How do I know if I can adopt a child?
Recently on our legal forum an individual asked, “I have recently divorced my spouse and I am now considering becoming a single parent. How do I find out if I can legally adopt in my state?”
Who can adopt a child?
All states, including the District of Columbia, American Samoa, Guam, Puerto Rico, the Northern Mariana Islands, and the Virgin Islands have specific laws regarding who is legally allowed to adopt a child within the state. If you have specific questions about your rights to adopt you can review your state’s statutes or discuss your options with a family law attorney.
Below we will discuss some general consideration.
What do I need to know about adoption?
- You must meet the eligibility requirements of your state.
As mentioned above, whether or not you are eligible to adopt will vary by state. In general, states allow individuals to adopt as a single adult, jointly with their spouse (and in some states with a partner), or adopt the birth child of his or her spouse. In some states, an individual who is legally separated or married to a legally incompetent spouse may also adopt.
- You must meet the age requirements for adoption.
Not surprisingly, state laws also identify an age limit for those considering adoption. For example, some states will require the adopting parent to be at least 18 (i.e. Kentucky, Louisiana, Montana, New Jersey, Tennessee, and Washington) and other states (i.e. Colorado, Delaware, and Oklahoma) require the adopting parent to be at least 21 years of age.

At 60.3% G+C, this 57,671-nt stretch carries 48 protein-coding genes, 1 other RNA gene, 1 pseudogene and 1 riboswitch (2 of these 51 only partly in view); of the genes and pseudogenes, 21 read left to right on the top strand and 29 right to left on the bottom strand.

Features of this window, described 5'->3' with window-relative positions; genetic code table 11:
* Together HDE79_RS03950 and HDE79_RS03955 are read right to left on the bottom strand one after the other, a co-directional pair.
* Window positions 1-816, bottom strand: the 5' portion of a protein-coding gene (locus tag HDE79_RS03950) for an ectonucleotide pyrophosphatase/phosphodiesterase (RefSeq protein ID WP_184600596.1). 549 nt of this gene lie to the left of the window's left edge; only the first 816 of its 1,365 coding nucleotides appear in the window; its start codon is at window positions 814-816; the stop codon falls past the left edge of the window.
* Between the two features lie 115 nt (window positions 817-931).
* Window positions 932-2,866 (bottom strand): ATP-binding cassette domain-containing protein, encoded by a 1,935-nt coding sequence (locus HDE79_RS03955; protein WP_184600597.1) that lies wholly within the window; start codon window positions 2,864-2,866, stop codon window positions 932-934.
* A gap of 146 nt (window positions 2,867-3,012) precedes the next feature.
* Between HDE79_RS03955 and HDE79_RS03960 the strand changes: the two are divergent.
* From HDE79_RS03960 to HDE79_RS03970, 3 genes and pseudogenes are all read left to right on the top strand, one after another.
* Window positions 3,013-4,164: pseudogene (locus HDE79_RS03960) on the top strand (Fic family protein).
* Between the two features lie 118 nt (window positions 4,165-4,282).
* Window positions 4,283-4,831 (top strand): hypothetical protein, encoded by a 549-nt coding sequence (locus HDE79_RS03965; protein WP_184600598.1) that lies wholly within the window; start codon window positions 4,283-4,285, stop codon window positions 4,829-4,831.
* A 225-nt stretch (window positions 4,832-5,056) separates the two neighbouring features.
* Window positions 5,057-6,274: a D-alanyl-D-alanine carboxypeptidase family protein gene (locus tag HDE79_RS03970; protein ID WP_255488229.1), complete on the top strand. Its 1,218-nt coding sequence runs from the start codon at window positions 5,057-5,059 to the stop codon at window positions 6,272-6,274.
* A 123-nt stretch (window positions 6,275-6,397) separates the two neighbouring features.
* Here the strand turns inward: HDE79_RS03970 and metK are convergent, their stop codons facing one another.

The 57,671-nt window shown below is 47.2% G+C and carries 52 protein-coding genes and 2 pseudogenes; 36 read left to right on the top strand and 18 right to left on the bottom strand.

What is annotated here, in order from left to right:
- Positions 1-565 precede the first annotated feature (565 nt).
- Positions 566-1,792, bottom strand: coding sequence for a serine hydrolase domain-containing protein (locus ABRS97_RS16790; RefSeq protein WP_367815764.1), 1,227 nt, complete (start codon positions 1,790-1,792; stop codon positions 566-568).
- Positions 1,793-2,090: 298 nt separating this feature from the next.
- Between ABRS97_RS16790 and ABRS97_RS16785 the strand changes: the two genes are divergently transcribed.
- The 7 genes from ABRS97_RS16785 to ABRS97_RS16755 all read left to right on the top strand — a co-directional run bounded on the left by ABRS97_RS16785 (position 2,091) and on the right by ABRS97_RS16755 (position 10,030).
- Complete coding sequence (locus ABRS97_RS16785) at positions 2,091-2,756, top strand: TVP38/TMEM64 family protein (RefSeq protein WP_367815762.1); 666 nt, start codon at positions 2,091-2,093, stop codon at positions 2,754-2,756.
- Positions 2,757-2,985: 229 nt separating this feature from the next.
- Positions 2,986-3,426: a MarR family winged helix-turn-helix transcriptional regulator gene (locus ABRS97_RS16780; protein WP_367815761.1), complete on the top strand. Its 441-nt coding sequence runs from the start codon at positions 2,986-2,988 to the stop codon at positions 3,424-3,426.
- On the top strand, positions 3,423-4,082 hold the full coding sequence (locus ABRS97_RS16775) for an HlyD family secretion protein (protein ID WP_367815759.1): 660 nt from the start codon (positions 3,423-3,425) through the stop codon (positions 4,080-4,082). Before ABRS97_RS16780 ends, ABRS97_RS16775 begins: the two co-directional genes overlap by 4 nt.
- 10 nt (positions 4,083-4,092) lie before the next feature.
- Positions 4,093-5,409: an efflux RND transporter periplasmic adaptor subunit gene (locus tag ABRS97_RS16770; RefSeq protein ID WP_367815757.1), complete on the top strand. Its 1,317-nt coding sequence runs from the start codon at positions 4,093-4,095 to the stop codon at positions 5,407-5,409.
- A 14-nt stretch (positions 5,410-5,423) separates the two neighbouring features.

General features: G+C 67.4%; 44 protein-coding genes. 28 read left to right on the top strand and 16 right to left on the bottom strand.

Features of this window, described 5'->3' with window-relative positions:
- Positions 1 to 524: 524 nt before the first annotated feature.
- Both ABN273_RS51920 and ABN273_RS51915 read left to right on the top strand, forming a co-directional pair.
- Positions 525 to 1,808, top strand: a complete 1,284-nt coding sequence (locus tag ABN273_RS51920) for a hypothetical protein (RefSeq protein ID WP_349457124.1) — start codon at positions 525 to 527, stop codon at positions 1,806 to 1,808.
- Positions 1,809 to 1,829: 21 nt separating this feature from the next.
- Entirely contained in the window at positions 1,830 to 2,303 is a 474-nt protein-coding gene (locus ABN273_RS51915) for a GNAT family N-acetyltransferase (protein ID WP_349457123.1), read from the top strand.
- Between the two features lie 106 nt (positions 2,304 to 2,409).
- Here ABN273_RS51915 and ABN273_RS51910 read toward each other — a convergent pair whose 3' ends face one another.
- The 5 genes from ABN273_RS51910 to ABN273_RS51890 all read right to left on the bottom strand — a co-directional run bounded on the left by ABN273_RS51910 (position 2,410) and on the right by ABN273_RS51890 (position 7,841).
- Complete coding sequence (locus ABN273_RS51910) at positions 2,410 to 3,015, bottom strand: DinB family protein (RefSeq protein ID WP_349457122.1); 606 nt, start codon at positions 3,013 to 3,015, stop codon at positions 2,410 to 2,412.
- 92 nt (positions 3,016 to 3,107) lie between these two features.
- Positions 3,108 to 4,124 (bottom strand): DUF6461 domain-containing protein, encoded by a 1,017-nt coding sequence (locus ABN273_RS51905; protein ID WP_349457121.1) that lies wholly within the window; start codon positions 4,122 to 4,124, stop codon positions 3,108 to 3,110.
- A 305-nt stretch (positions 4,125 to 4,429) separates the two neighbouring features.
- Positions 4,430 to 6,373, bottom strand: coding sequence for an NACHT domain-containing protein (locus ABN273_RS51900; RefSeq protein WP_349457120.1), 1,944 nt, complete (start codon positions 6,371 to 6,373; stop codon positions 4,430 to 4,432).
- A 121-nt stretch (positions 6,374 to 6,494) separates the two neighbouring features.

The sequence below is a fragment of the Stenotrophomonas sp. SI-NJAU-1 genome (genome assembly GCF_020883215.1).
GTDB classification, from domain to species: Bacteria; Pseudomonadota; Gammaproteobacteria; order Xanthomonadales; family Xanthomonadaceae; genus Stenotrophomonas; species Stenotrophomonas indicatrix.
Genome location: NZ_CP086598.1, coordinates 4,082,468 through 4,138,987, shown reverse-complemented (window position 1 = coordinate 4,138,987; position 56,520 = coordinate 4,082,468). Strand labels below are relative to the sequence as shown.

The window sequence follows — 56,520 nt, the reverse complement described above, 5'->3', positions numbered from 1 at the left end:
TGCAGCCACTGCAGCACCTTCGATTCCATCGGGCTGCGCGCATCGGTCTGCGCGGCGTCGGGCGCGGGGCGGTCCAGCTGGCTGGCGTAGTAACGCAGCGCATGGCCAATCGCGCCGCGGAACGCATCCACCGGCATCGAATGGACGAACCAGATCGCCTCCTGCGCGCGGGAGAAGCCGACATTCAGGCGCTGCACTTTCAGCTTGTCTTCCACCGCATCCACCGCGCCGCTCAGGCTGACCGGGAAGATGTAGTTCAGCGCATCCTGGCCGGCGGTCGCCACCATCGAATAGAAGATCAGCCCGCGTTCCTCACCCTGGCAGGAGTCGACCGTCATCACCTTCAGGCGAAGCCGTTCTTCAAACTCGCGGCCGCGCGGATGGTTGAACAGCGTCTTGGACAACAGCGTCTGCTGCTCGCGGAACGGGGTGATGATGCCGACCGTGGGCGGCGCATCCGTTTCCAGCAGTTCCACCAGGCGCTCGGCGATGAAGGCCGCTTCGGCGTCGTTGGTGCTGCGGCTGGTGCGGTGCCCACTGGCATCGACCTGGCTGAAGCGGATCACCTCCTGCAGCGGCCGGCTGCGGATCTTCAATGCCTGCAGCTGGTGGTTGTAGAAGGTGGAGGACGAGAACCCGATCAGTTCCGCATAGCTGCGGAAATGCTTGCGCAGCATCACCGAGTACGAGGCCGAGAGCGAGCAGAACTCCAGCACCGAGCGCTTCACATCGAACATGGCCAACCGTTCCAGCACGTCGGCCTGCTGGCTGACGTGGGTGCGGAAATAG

Other states have additional requirements such as the adopting parent must be at least 10 years older than the adoptee (i.e. California, Georgia, Nevada, New Jersey, South Dakota, and Utah), 14 years older than the adoptee (i.e. Puerto Rico) or 15 years older than the adoptee (i.e. Idaho).
- You must meet the residency requirements.
Finally, you will also have to meet the residency requirements of your state. For Example, approximately 17 States, including Guam, the Northern Mariana Islands, Puerto Rico, and the Virgin Islands require that petitioners for adoption be state residents.
Other states allow exceptions for residents if the child is special needs or the nonresident completes the adoption through an adoption agency. Additionally, the period to establish residency in a state can also vary from sixty days up to one year.
Adopting parents who do not meet all of the requirements for their state will be barred from adoption.
How do I find my state’s adoption laws?
Each state is considered a separate sovereign and has their own state government, state constitution, and state courts. Just like at the federal level, states also have legislative branches of governments which create and pass state statutes.
To find information about your state’s adoption laws you can review your state’s adoption statutes. For example, in the State of Arizona adoption information is found in the Adoption Citation: Rev. Stat. § 8-103. The statute clearly states that “any adult resident of the State, whether married, unmarried, or legally separated, is eligible to adopt. A husband and wife may jointly adopt.”
Other states will also have similar statutes which should clearly indicate the criteria for adoption within the state.